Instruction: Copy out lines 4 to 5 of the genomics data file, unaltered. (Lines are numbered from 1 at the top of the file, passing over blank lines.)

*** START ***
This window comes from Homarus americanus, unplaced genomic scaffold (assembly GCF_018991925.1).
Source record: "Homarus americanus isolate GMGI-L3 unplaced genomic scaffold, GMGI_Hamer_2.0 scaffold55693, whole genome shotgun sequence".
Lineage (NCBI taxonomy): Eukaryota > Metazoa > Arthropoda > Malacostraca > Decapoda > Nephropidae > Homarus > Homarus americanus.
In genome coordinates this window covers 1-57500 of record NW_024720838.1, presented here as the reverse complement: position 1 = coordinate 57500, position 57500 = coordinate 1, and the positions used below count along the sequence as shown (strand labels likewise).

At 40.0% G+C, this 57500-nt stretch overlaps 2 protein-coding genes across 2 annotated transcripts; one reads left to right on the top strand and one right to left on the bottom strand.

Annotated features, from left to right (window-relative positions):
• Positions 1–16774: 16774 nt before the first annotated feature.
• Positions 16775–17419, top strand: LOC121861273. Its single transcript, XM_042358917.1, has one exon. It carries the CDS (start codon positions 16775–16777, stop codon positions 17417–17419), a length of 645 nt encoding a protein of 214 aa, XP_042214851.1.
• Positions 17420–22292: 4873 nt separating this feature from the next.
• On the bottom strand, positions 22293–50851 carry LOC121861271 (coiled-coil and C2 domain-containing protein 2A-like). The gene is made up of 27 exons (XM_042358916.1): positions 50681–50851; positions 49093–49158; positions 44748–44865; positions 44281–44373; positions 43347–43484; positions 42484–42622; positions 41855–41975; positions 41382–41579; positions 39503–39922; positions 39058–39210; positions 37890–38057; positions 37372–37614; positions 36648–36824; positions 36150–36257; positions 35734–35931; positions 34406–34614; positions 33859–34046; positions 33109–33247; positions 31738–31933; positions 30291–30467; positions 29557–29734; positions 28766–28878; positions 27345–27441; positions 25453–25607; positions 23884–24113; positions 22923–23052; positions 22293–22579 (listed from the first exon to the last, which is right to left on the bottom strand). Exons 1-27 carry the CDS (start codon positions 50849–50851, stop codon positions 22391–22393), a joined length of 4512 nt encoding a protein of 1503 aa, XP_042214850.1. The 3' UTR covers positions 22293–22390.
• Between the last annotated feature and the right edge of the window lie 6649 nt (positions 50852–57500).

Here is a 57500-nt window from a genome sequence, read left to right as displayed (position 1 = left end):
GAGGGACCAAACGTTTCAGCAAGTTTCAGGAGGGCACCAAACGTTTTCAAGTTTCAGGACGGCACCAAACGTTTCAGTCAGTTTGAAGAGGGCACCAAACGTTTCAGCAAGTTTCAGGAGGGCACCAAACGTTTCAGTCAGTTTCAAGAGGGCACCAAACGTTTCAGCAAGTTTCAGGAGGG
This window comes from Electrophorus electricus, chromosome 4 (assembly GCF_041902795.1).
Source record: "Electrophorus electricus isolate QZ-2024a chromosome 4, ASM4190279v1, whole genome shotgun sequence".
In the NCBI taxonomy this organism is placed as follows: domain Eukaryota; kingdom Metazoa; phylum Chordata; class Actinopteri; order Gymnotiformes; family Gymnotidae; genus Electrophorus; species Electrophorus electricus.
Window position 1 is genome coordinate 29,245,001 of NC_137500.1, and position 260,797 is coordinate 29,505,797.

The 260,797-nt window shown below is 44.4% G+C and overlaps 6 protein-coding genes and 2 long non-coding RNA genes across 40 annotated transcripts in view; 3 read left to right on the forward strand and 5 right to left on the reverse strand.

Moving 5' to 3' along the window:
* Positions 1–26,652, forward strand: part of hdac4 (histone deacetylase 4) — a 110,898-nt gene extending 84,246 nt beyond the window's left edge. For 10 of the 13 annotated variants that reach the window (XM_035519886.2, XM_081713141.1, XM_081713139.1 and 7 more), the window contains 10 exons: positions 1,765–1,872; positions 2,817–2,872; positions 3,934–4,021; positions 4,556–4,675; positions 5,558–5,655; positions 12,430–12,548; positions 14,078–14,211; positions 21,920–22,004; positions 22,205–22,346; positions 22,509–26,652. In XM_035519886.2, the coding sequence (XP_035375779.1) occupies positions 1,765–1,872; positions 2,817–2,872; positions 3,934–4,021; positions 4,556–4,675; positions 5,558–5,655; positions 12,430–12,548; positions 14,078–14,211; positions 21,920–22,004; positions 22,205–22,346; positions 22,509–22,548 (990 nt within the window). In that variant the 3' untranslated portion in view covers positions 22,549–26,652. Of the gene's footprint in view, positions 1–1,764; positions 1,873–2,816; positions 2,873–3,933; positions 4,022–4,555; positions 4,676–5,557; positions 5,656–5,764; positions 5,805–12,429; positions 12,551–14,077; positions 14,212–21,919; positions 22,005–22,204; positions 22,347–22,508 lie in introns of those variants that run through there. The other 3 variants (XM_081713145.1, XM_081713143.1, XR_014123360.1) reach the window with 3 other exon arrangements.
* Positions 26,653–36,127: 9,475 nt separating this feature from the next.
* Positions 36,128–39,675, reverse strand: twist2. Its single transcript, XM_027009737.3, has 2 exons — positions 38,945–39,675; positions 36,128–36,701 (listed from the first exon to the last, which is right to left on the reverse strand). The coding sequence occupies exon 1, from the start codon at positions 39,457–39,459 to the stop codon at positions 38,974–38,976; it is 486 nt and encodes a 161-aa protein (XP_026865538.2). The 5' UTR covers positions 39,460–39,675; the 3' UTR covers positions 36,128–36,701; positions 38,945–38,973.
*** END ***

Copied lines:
In genome coordinates this window covers 1-57500 of record NW_024720838.1, presented here as the reverse complement: position 1 = coordinate 57500, position 57500 = coordinate 1, and the positions used below count along the sequence as shown (strand labels likewise).

At 40.0% G+C, this 57500-nt stretch overlaps 2 protein-coding genes across 2 annotated transcripts; one reads left to right on the top strand and one right to left on the bottom strand.